Because a proposal is a private matter (and you might not want to show the proposal to other applicants), there's no need to post it to the mailing list. However, if you're early enough, and want to get feedback from the community, a good way is to use your github (or whatever you use) to publish your proposal. That way you can more easily update it than using Melange.
The following things must be in the proposal:
If there's any theory necessary for your project, include some pointers and explain the basics. Prove to us that you know what you're talking about.
Something like this is good:
Herring-Codes were initially proposed in the seminal paper "Herring-Codes in a fishy radio environment" . They are based on the mathematical theory that...
Also, you should start getting a good idea about what's available in GNU Radio and other projects. This means you should have a look at the source code of GNU Radio. Here's an idea:
In GNU Radio, there are codes available in the component
gr-fec. Having looked at the available blocks, it is clear that the available blocks in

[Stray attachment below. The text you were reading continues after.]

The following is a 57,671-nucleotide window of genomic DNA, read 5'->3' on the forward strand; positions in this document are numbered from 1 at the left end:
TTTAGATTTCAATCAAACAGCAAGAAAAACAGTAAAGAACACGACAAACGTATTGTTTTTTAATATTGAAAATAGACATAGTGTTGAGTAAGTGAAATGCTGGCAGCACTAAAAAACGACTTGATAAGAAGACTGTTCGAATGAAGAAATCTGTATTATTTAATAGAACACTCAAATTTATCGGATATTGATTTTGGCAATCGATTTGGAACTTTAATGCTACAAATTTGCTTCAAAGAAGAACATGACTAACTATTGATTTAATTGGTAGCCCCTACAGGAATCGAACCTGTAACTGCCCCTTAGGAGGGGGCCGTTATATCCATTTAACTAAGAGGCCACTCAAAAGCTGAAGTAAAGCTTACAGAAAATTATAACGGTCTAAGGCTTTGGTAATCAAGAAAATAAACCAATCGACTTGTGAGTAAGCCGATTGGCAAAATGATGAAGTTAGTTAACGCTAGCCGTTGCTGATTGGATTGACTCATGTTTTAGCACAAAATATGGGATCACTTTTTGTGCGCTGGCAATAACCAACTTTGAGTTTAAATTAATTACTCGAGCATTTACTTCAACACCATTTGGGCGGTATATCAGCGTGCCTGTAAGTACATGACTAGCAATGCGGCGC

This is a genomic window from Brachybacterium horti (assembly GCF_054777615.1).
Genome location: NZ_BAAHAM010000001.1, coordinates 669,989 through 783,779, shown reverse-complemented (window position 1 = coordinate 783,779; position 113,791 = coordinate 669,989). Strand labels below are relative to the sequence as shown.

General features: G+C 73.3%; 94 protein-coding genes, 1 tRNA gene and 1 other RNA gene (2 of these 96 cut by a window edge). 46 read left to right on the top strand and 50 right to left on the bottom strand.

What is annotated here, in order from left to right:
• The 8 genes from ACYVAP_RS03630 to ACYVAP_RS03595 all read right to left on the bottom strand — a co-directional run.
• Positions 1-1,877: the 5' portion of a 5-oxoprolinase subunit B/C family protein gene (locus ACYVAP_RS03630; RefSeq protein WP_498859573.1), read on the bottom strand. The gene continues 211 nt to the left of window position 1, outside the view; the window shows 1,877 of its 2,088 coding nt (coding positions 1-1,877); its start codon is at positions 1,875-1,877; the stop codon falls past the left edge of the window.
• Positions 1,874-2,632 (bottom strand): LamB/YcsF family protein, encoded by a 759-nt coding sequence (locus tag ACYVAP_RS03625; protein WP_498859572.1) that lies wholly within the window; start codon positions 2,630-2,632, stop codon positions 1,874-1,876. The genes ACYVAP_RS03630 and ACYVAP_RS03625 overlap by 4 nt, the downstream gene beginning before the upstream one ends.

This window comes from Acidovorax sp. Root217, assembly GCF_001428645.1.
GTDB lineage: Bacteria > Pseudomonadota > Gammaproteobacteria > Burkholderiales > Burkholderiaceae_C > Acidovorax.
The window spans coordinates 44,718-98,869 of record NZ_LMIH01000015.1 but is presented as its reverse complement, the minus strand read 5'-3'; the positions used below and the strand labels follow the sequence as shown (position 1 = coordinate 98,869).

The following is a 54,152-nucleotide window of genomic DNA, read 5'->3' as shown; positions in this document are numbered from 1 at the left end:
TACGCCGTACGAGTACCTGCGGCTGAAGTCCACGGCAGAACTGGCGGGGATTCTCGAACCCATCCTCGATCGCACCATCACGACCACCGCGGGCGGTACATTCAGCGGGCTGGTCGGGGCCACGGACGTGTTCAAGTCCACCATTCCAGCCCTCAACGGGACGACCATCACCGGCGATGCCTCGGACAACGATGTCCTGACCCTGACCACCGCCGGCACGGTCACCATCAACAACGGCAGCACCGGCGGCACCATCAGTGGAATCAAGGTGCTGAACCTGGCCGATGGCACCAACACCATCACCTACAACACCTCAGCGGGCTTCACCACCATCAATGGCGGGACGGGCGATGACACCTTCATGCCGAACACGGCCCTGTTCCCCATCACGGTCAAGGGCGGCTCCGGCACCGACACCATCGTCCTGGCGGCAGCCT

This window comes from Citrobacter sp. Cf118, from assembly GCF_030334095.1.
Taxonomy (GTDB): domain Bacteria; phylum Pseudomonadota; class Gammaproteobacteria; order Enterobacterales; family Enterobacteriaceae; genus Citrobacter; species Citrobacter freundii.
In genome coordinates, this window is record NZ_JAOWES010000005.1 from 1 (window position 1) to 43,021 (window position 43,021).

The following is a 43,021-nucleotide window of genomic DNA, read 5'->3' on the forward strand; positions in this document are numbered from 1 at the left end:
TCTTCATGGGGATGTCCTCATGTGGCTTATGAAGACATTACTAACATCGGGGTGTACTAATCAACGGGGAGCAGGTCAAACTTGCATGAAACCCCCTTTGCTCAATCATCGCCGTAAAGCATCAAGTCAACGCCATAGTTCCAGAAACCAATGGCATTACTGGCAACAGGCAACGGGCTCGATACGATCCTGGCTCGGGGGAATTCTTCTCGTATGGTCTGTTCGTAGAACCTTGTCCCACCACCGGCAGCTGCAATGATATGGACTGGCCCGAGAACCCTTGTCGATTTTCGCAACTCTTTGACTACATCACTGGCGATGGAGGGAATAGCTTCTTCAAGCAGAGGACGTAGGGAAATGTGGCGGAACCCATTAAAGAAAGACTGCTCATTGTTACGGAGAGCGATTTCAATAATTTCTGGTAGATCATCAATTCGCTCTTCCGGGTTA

gr-fec, such as the ccsds_27_bb blocks, cannot trivially be modified to include Herring-Codes. It therefore makes sense to add these to GNU Radio.
One major difference between some free software projects and GNU Radio is that the required technical background can be quite daunting, up to a point where some GSoC projects can't possibly be worked upon by people without a communications engineering background. However, we try to make GSoC accessible to all clever students, and have a variety of topics available.
Important: This is the summer of code, not the summer of research! Your first goal must be coded deliverables. If it is possible to get some research done at the same time, or even write a paper on the subject, that's fantastic. But don't forget the code!